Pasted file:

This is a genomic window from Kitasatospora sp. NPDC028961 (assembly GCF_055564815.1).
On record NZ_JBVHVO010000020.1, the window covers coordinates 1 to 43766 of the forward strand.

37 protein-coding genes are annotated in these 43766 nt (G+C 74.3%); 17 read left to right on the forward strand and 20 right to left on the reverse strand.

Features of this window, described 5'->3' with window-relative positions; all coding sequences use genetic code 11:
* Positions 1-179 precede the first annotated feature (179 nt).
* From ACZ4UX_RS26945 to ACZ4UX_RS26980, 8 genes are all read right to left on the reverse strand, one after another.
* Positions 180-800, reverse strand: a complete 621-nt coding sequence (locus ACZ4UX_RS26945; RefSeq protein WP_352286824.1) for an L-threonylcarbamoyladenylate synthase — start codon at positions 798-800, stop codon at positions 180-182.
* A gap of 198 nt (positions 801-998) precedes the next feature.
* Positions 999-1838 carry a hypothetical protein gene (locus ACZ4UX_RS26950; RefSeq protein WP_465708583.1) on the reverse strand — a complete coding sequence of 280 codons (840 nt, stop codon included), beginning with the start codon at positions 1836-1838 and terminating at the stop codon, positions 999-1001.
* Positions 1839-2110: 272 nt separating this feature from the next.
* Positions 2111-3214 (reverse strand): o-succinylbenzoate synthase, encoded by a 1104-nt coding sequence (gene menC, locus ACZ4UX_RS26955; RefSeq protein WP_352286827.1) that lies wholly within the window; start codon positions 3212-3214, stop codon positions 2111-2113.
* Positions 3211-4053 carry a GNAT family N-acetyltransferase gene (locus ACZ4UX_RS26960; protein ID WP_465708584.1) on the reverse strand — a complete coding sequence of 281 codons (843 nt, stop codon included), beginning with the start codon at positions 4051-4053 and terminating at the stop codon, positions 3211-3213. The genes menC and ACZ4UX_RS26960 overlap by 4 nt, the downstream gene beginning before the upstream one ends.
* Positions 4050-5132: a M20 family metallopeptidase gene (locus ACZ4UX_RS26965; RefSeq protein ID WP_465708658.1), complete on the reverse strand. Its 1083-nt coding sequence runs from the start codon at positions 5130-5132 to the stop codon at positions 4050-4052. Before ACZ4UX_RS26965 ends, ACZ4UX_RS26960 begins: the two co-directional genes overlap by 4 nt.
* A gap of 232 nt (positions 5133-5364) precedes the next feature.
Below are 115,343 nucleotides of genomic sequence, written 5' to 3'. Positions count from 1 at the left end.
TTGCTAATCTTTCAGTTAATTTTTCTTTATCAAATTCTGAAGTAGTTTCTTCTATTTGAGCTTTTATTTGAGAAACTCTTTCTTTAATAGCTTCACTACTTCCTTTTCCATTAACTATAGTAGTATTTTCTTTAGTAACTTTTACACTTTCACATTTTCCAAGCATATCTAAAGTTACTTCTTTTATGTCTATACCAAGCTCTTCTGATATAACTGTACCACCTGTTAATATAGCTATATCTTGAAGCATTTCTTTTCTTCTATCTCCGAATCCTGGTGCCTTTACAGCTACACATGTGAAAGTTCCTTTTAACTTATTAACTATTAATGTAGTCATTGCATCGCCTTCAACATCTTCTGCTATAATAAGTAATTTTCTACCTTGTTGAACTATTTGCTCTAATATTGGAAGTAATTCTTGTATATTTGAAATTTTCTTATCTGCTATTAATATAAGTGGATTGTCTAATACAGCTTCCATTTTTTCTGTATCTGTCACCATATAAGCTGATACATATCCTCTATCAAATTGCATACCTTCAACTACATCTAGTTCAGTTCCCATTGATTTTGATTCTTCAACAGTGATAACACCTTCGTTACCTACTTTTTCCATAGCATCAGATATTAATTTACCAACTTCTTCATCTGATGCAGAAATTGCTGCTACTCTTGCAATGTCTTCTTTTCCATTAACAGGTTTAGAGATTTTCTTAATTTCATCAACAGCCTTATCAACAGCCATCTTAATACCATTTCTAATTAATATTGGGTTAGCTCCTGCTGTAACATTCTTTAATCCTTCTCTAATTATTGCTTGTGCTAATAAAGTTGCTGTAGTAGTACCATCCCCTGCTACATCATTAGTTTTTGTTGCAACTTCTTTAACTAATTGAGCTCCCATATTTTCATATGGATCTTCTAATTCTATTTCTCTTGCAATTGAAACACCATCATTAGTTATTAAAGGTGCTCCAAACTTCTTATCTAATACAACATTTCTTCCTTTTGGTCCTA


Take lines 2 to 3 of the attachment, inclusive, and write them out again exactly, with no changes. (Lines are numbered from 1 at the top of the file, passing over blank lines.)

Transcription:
On record NZ_JBVHVO010000020.1, the window covers coordinates 1 to 43766 of the forward strand.

37 protein-coding genes are annotated in these 43766 nt (G+C 74.3%); 17 read left to right on the forward strand and 20 right to left on the reverse strand.